STEP 7: End-of-life care

End-of-life care is appropriate when the patient’s symptoms are increasing and functional status is declining. Step 7 is concerned with maintaining the patient’s quality of life and addressing their health and supportive care needs as they approach the end of life, as well as the needs of their family and carer. Consideration of appropriate venues of care is essential. The principles of a palliative approach to care need to be shared by the team when making decisions with the patient and their family.

If not already underway, referral to palliative care should be considered at this stage (including nursing, pastoral care, palliative medicine specialist backup, inpatient palliative bed access as required, social work, psychology/psychiatry and bereavement counselling), with general practitioner engagement.

If not already in place, the patient and carer should be encouraged to develop an advance care plan (AHMAC 2011).

The palliative care team may consider seeking additional expertise from a:

  • pain service
  • pastoral carer or spiritual advisor
  • bereavement counsellor
  • therapist (for example, music or art).

The team might also recommend accessing:

  • a respite specialist
  • home- and community-based care
  • specialist community palliative care workers
  • community nursing.

Consideration of an appropriate place of care and preferred place of death is essential.

Occupational therapy home assessment is also essential to ensure palliative patients receiving home-based care are managed safely.

Ensure carers and families receive information, support and guidance regarding their role according to their needs and wishes (Palliative Care Australia 2005).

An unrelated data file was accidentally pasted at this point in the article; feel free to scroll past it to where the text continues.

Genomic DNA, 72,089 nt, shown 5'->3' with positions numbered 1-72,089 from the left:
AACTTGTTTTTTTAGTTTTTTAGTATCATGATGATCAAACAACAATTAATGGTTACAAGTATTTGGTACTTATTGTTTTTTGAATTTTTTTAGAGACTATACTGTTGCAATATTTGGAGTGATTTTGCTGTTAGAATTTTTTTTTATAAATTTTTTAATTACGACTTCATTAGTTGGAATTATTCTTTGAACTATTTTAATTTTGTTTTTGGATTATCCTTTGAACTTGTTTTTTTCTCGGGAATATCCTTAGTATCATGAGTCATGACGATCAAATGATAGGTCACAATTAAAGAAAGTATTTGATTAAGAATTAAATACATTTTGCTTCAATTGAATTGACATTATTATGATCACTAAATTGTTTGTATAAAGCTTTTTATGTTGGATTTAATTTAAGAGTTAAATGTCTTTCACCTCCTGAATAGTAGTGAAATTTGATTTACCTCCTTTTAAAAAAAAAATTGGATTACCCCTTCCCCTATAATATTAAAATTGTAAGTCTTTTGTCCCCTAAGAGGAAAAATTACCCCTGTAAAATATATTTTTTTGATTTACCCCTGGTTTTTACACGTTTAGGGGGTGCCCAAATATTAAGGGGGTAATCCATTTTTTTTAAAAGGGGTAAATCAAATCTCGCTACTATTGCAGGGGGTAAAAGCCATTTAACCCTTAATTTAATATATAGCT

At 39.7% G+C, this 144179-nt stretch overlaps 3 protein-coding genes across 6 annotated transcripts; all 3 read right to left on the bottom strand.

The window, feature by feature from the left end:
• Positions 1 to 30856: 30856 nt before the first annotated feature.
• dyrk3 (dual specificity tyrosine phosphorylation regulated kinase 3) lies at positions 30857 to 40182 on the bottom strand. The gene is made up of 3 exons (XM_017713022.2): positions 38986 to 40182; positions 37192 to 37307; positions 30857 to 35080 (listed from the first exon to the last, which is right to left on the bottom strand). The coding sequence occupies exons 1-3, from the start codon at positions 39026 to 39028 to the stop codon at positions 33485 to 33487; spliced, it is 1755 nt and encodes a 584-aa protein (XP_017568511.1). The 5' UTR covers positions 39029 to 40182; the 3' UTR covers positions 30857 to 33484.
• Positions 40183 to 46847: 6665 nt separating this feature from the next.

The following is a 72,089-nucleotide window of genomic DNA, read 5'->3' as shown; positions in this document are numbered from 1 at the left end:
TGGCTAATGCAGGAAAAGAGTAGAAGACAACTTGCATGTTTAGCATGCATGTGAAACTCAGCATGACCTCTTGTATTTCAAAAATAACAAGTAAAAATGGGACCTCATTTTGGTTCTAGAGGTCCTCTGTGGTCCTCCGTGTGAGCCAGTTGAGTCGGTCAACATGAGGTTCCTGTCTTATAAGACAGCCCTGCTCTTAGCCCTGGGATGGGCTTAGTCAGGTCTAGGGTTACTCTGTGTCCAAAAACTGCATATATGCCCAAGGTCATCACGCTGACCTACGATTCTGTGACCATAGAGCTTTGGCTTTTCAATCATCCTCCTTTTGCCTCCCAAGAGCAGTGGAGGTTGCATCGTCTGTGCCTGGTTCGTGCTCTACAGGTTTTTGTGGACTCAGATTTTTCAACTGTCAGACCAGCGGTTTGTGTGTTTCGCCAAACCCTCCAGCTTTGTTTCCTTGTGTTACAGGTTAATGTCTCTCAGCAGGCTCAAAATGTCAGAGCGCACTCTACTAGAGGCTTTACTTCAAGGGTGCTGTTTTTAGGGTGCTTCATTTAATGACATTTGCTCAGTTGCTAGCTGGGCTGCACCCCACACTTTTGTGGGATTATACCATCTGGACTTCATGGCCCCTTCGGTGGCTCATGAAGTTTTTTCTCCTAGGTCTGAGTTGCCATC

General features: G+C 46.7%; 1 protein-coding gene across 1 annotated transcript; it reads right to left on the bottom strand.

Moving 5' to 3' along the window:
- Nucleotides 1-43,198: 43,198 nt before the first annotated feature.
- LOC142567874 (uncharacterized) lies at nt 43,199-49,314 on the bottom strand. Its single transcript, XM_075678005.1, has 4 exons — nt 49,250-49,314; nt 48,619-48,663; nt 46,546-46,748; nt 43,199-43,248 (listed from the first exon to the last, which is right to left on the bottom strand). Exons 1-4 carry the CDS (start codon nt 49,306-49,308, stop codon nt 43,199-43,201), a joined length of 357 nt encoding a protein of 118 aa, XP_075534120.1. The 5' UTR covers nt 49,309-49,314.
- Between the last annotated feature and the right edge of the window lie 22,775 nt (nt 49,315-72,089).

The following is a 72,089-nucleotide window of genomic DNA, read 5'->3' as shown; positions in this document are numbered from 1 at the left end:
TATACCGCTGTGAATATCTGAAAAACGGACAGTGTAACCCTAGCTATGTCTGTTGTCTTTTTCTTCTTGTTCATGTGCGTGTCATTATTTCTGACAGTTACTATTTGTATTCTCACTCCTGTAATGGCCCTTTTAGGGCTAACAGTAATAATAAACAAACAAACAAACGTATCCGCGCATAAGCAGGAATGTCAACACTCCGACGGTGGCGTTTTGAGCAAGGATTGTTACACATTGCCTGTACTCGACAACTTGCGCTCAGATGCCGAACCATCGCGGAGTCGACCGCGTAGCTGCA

Further information

Refer patients and carers to Palliative Care Australia.

All patients with sarcoma should be offered the opportunity to participate in a clinical trial or clinical research if appropriate (Field et al. 2013).

Cross-referral between clinical trials centres should be encouraged to facilitate participation.

  • Australasian Sarcoma Study Group is a national cooperative cancer clinical research group.
  • It coordinates large-scale multi-centred sarcoma trials.
  • Australian Cancer Trials is a national clinical trials database. It provides information on the latest clinical trials in cancer care, including trials that are recruiting new participants. For more information visit the Australian Cancer Trials website.

Screening with a validated screening tool (for example, the National Comprehensive Cancer Network Distress Thermometer and Problem Checklist), assessment and referral to appropriate health professionals or organisations is required to meet the identified needs of an individual, their carer and family.

In addition to the other common issues outlined in the Appendix, specific needs that may arise at this time include the following.

Physical needs

  • Physical symptoms such as pain, fatigue and musculoskeletal dysfunction may require extra support.
  • Decline in mobility and/or functional status affecting the patient’s discharge destination will need to be considered.